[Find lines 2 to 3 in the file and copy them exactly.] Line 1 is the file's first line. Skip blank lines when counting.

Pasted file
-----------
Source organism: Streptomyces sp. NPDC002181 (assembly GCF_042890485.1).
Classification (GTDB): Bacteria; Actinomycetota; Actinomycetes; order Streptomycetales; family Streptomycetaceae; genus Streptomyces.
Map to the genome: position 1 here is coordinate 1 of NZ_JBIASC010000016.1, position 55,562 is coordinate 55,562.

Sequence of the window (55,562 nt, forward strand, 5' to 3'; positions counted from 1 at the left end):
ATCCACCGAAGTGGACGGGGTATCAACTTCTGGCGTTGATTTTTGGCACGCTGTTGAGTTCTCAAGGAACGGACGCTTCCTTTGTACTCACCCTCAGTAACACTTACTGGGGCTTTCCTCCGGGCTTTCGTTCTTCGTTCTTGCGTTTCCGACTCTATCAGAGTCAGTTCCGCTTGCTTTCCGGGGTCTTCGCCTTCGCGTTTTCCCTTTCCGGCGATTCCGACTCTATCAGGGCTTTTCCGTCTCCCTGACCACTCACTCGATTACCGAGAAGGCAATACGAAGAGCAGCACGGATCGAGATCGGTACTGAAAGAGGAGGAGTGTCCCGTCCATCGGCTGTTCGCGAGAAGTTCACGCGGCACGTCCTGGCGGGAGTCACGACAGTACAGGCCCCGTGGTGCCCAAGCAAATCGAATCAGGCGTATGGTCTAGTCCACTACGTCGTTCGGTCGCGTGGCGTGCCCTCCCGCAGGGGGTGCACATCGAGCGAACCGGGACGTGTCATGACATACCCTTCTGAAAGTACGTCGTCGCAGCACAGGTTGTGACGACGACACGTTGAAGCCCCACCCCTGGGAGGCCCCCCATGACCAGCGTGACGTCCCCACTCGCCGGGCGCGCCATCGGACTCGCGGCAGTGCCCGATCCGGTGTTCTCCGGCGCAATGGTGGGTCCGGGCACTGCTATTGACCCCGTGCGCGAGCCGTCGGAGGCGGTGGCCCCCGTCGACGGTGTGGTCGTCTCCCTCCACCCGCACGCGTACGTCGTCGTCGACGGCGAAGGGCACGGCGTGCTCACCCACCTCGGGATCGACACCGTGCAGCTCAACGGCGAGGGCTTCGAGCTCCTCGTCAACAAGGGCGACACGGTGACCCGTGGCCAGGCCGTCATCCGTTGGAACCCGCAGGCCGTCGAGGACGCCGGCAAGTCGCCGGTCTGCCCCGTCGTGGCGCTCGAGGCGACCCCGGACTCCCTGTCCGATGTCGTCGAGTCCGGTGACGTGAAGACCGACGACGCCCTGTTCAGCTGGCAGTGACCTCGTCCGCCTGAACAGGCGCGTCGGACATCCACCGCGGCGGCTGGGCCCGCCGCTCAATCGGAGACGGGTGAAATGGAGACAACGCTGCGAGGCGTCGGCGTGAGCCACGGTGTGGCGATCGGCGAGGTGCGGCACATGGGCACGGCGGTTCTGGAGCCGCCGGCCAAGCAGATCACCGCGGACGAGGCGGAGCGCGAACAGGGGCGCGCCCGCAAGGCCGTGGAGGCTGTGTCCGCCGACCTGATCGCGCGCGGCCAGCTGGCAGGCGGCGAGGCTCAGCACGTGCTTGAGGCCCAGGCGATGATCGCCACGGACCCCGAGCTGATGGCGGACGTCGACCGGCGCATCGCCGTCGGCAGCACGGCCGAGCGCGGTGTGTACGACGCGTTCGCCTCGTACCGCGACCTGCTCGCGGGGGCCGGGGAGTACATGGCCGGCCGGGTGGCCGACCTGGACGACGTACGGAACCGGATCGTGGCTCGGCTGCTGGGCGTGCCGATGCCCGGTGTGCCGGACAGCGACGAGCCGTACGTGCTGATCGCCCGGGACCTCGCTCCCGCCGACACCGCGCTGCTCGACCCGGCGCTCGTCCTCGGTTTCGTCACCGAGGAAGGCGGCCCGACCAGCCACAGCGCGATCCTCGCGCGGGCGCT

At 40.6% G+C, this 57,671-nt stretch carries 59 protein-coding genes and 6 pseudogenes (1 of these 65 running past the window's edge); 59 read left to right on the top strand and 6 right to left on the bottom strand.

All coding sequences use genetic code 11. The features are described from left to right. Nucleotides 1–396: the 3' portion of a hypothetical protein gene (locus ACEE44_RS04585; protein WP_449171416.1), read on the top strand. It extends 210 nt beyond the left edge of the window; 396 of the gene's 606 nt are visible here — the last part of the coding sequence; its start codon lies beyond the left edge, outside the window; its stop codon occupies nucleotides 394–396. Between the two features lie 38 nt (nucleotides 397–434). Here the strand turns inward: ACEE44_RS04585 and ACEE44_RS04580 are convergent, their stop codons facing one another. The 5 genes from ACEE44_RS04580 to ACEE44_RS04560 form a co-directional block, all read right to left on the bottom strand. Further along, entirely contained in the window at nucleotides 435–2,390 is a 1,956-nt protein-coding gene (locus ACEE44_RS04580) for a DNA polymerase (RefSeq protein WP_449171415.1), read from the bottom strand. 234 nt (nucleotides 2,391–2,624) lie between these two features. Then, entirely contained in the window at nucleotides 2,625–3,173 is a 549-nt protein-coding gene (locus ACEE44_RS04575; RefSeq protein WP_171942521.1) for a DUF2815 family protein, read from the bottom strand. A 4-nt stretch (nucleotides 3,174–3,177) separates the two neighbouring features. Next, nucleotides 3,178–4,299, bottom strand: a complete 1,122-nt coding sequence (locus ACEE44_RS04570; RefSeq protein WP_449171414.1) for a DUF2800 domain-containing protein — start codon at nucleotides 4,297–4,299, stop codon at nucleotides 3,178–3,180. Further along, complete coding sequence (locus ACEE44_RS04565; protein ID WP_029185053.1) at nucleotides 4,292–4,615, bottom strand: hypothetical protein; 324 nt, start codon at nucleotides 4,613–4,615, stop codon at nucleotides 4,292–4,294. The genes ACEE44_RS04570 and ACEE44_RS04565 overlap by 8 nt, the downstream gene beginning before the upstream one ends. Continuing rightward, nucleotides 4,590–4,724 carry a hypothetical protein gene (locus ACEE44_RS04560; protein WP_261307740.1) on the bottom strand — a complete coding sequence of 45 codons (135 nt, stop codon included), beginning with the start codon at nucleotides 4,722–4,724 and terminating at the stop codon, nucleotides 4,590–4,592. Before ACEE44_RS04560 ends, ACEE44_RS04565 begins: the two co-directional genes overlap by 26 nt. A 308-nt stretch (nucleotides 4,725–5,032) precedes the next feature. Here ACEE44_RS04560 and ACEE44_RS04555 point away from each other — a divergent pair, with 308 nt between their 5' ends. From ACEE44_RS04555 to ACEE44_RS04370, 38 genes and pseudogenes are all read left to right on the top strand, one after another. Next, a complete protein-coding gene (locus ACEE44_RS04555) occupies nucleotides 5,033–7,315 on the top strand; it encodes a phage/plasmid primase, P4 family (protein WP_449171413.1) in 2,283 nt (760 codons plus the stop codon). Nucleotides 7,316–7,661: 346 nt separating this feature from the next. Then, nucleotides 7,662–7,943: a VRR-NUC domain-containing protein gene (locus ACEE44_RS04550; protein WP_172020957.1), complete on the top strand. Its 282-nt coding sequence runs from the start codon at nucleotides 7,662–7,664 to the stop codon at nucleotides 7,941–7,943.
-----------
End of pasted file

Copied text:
Classification (GTDB): Bacteria; Actinomycetota; Actinomycetes; order Streptomycetales; family Streptomycetaceae; genus Streptomyces.
Map to the genome: position 1 here is coordinate 1 of NZ_JBIASC010000016.1, position 55,562 is coordinate 55,562.